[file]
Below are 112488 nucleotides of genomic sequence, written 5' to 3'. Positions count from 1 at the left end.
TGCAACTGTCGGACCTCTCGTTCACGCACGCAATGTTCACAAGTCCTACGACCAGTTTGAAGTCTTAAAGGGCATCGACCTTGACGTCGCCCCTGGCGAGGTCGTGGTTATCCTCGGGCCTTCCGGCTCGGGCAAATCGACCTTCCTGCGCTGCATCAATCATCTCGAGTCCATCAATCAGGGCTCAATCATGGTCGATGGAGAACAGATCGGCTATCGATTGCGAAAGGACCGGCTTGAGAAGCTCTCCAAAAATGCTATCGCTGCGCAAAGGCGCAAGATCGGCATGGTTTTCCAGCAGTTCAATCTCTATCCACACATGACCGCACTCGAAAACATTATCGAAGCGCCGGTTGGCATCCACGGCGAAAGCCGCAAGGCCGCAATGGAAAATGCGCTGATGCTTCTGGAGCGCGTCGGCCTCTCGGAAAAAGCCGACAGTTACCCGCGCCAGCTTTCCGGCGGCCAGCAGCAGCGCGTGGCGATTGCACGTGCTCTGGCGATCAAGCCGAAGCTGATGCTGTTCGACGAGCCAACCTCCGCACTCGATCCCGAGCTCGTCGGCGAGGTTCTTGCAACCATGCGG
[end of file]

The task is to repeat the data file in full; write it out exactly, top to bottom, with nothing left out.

Below are 112488 nucleotides of genomic sequence, written 5' to 3'. Positions count from 1 at the left end.
TGCAACTGTCGGACCTCTCGTTCACGCACGCAATGTTCACAAGTCCTACGACCAGTTTGAAGTCTTAAAGGGCATCGACCTTGACGTCGCCCCTGGCGAGGTCGTGGTTATCCTCGGGCCTTCCGGCTCGGGCAAATCGACCTTCCTGCGCTGCATCAATCATCTCGAGTCCATCAATCAGGGCTCAATCATGGTCGATGGAGAACAGATCGGCTATCGATTGCGAAAGGACCGGCTTGAGAAGCTCTCCAAAAATGCTATCGCTGCGCAAAGGCGCAAGATCGGCATGGTTTTCCAGCAGTTCAATCTCTATCCACACATGACCGCACTCGAAAACATTATCGAAGCGCCGGTTGGCATCCACGGCGAAAGCCGCAAGGCCGCAATGGAAAATGCGCTGATGCTTCTGGAGCGCGTCGGCCTCTCGGAAAAAGCCGACAGTTACCCGCGCCAGCTTTCCGGCGGCCAGCAGCAGCGCGTGGCGATTGCACGTGCTCTGGCGATCAAGCCGAAGCTGATGCTGTTCGACGAGCCAACCTCCGCACTCGATCCCGAGCTCGTCGGCGAGGTTCTTGCAACCATGCGG